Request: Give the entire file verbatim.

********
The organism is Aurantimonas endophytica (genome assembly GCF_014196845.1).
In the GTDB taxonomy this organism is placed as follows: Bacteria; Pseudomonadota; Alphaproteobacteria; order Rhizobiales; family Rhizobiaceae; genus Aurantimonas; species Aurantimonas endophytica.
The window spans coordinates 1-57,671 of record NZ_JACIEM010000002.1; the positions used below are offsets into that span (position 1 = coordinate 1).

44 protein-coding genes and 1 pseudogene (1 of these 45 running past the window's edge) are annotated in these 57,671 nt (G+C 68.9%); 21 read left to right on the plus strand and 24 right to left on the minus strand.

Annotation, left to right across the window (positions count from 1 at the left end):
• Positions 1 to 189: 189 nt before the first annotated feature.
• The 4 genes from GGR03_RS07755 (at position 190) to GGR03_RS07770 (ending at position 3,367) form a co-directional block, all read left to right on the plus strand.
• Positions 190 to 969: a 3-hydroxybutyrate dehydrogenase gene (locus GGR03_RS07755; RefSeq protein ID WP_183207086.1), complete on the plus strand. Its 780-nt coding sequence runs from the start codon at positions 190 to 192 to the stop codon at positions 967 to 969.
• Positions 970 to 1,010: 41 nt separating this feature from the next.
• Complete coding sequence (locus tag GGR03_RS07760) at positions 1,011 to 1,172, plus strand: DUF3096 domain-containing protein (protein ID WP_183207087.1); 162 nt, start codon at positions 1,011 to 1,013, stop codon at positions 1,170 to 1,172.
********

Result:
The organism is Aurantimonas endophytica (genome assembly GCF_014196845.1).
In the GTDB taxonomy this organism is placed as follows: Bacteria; Pseudomonadota; Alphaproteobacteria; order Rhizobiales; family Rhizobiaceae; genus Aurantimonas; species Aurantimonas endophytica.
The window spans coordinates 1-57,671 of record NZ_JACIEM010000002.1; the positions used below are offsets into that span (position 1 = coordinate 1).

44 protein-coding genes and 1 pseudogene (1 of these 45 running past the window's edge) are annotated in these 57,671 nt (G+C 68.9%); 21 read left to right on the plus strand and 24 right to left on the minus strand.

Annotation, left to right across the window (positions count from 1 at the left end):
• Positions 1 to 189: 189 nt before the first annotated feature.
• The 4 genes from GGR03_RS07755 (at position 190) to GGR03_RS07770 (ending at position 3,367) form a co-directional block, all read left to right on the plus strand.
• Positions 190 to 969: a 3-hydroxybutyrate dehydrogenase gene (locus GGR03_RS07755; RefSeq protein ID WP_183207086.1), complete on the plus strand. Its 780-nt coding sequence runs from the start codon at positions 190 to 192 to the stop codon at positions 967 to 969.
• Positions 970 to 1,010: 41 nt separating this feature from the next.
• Complete coding sequence (locus tag GGR03_RS07760) at positions 1,011 to 1,172, plus strand: DUF3096 domain-containing protein (protein ID WP_183207087.1); 162 nt, start codon at positions 1,011 to 1,013, stop codon at positions 1,170 to 1,172.